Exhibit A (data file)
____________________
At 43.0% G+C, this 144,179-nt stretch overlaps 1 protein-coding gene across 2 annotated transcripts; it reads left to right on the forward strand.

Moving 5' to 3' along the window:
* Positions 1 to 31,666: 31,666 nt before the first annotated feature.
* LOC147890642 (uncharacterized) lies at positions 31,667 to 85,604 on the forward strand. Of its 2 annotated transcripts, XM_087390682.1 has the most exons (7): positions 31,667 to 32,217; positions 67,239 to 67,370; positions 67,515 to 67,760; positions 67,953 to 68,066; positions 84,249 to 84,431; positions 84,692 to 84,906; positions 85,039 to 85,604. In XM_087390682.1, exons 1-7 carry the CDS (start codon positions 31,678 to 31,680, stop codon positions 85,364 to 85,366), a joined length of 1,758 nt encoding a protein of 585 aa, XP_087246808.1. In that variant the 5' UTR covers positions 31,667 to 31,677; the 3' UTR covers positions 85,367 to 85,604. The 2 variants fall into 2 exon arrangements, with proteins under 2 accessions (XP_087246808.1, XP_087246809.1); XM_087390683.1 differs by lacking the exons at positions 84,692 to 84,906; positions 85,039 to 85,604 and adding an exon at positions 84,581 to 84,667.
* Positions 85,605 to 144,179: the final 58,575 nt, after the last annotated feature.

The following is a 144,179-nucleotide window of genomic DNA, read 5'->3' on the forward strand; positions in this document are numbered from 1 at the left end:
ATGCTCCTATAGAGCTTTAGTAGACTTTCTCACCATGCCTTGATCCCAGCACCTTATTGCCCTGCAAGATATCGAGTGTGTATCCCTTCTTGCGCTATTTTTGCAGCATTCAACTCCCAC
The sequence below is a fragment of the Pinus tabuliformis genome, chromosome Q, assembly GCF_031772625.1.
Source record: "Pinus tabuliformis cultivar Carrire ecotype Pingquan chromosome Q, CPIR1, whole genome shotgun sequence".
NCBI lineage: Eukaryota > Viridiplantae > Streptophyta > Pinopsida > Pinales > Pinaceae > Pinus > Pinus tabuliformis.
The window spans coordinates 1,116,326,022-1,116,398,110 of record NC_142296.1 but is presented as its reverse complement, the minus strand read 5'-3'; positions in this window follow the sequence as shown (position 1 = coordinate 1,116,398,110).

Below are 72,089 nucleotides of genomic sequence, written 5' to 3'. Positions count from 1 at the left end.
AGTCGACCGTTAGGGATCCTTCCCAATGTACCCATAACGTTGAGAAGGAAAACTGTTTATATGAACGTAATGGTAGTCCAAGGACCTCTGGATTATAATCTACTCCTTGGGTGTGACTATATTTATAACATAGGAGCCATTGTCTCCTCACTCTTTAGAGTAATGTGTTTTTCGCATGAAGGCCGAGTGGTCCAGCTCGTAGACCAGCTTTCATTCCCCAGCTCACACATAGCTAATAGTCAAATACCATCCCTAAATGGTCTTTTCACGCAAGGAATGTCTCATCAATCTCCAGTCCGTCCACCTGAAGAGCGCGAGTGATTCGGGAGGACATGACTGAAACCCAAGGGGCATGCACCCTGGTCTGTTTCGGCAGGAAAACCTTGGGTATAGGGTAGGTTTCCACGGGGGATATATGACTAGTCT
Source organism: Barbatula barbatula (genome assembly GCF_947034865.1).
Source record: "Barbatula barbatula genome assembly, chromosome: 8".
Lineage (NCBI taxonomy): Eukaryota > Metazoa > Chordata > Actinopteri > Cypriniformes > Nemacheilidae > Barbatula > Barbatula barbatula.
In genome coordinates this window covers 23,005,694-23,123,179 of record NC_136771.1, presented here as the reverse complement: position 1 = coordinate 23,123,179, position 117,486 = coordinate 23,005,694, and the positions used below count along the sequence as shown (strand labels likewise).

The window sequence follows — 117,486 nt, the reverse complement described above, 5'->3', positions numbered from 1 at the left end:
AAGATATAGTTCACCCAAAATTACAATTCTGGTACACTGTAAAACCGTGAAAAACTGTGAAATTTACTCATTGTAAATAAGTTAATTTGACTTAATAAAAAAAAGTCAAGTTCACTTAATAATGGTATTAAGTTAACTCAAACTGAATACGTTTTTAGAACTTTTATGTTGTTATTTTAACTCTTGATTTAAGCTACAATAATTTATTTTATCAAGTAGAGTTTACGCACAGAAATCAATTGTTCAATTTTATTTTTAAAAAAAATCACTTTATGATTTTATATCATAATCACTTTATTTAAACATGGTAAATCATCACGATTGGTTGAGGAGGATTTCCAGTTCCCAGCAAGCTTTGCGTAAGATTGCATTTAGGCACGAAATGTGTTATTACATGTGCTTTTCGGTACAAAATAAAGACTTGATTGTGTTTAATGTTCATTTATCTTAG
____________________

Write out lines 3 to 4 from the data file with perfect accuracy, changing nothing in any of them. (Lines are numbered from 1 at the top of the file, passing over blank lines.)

* Positions 1 to 31,666: 31,666 nt before the first annotated feature.
* LOC147890642 (uncharacterized) lies at positions 31,667 to 85,604 on the forward strand. Of its 2 annotated transcripts, XM_087390682.1 has the most exons (7): positions 31,667 to 32,217; positions 67,239 to 67,370; positions 67,515 to 67,760; positions 67,953 to 68,066; positions 84,249 to 84,431; positions 84,692 to 84,906; positions 85,039 to 85,604. In XM_087390682.1, exons 1-7 carry the CDS (start codon positions 31,678 to 31,680, stop codon positions 85,364 to 85,366), a joined length of 1,758 nt encoding a protein of 585 aa, XP_087246808.1. In that variant the 5' UTR covers positions 31,667 to 31,677; the 3' UTR covers positions 85,367 to 85,604. The 2 variants fall into 2 exon arrangements, with proteins under 2 accessions (XP_087246808.1, XP_087246809.1); XM_087390683.1 differs by lacking the exons at positions 84,692 to 84,906; positions 85,039 to 85,604 and adding an exon at positions 84,581 to 84,667.